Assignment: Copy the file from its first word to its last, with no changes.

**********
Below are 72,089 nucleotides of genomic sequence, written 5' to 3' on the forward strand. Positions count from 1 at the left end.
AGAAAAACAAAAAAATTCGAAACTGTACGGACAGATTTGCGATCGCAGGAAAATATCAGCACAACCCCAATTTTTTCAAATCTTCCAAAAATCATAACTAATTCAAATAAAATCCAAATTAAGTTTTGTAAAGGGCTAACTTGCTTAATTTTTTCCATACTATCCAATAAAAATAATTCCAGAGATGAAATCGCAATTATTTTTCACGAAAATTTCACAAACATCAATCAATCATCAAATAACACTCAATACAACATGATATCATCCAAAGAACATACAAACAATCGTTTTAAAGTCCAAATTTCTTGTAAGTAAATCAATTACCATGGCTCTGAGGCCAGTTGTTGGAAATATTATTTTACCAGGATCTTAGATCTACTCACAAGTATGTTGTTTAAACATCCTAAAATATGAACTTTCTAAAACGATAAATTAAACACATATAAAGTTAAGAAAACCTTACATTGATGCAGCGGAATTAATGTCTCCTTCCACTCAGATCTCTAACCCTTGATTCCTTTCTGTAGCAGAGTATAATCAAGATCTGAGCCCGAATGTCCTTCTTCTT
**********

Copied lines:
Below are 72,089 nucleotides of genomic sequence, written 5' to 3' on the forward strand. Positions count from 1 at the left end.
AGAAAAACAAAAAAATTCGAAACTGTACGGACAGATTTGCGATCGCAGGAAAATATCAGCACAACCCCAATTTTTTCAAATCTTCCAAAAATCATAACTAATTCAAATAAAATCCAAATTAAGTTTTGTAAAGGGCTAACTTGCTTAATTTTTTCCATACTATCCAATAAAAATAATTCCAGAGATGAAATCGCAATTATTTTTCACGAAAATTTCACAAACATCAATCAATCATCAAATAACACTCAATACAACATGATATCATCCAAAGAACATACAAACAATCGTTTTAAAGTCCAAATTTCTTGTAAGTAAATCAATTACCATGGCTCTGAGGCCAGTTGTTGGAAATATTATTTTACCAGGATCTTAGATCTACTCACAAGTATGTTGTTTAAACATCCTAAAATATGAACTTTCTAAAACGATAAATTAAACACATATAAAGTTAAGAAAACCTTACATTGATGCAGCGGAATTAATGTCTCCTTCCACTCAGATCTCTAACCCTTGATTCCTTTCTGTAGCAGAGTATAATCAAGATCTGAGCCCGAATGTCCTTCTTCTT